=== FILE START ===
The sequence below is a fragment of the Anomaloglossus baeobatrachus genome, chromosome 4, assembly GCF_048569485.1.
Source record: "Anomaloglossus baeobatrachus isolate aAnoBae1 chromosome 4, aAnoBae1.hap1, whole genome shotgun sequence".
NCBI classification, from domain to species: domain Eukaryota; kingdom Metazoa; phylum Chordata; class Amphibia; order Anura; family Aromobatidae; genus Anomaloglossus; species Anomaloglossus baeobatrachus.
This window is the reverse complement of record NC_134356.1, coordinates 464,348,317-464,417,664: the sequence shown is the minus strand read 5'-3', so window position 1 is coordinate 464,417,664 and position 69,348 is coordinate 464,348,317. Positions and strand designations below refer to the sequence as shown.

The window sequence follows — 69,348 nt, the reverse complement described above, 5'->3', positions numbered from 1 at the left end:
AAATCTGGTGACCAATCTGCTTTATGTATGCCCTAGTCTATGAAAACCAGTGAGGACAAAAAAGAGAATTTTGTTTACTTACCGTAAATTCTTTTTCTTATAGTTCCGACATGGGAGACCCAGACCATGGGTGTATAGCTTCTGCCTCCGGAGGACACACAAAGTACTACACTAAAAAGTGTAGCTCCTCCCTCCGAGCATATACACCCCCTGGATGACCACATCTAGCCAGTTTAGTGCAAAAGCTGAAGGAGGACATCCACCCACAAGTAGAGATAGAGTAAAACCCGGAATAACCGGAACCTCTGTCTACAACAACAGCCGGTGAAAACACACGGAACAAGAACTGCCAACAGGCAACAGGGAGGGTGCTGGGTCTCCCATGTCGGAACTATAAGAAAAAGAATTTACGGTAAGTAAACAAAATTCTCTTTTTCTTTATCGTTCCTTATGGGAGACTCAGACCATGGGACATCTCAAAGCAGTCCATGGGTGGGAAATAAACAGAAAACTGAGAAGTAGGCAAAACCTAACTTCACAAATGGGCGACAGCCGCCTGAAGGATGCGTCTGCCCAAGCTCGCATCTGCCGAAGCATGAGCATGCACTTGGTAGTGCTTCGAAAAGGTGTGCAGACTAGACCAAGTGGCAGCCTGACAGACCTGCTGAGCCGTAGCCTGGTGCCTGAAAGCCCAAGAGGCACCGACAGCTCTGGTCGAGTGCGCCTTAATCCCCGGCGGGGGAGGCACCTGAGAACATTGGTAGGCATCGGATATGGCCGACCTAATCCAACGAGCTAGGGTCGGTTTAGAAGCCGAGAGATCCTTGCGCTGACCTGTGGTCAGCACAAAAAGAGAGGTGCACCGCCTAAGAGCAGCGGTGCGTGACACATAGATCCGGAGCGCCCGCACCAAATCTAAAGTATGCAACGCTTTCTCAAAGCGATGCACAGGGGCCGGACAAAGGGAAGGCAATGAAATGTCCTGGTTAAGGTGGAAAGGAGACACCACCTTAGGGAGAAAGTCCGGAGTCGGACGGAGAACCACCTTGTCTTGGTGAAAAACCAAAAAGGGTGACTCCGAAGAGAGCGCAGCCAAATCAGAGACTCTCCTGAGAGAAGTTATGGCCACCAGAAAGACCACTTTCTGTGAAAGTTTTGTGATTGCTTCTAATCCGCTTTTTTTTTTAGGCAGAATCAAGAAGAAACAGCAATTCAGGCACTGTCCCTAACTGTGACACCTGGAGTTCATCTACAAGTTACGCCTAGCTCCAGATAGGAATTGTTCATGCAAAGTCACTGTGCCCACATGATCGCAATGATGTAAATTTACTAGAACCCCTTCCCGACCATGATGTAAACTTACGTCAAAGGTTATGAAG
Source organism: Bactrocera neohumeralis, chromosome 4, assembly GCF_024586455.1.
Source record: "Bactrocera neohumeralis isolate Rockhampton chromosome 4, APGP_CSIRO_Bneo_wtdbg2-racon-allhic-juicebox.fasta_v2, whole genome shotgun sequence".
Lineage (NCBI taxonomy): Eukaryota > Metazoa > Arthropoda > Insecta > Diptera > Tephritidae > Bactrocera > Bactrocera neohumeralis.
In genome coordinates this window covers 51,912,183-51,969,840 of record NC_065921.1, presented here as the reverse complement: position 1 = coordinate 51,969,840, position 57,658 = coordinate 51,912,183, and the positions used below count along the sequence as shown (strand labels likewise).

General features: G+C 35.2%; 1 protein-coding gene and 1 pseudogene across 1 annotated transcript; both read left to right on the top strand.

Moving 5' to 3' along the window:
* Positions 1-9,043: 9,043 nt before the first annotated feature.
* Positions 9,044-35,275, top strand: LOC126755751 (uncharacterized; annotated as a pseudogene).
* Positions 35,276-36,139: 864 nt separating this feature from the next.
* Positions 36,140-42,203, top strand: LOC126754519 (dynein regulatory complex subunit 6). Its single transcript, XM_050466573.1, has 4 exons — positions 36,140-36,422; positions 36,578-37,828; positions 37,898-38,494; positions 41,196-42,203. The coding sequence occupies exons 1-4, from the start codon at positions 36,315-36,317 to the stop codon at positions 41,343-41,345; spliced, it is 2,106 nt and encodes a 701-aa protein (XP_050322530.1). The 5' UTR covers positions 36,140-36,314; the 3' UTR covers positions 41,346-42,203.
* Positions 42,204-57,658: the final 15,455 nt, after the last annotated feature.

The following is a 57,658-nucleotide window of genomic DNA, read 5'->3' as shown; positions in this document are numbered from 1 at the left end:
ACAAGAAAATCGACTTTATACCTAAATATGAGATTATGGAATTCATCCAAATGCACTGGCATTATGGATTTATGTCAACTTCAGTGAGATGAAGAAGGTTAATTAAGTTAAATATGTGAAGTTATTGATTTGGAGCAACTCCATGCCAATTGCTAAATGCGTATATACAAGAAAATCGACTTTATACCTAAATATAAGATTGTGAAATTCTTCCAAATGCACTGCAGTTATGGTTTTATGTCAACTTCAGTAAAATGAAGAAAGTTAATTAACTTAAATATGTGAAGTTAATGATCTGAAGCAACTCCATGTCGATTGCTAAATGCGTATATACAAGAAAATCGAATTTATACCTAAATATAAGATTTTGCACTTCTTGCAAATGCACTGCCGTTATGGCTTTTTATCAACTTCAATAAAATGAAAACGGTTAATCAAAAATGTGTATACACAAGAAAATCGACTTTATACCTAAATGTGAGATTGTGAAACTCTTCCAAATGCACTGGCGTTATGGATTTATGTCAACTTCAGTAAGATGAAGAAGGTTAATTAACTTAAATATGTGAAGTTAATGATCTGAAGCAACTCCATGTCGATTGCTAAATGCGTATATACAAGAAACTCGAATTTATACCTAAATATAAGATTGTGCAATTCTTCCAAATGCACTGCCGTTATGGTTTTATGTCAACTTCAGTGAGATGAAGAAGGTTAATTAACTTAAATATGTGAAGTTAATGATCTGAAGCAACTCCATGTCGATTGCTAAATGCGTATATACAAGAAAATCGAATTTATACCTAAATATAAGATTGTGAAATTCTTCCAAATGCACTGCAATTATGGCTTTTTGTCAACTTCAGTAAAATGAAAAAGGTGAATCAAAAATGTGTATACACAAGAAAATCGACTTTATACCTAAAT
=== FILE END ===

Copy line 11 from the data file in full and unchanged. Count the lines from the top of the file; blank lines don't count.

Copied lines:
General features: G+C 35.2%; 1 protein-coding gene and 1 pseudogene across 1 annotated transcript; both read left to right on the top strand.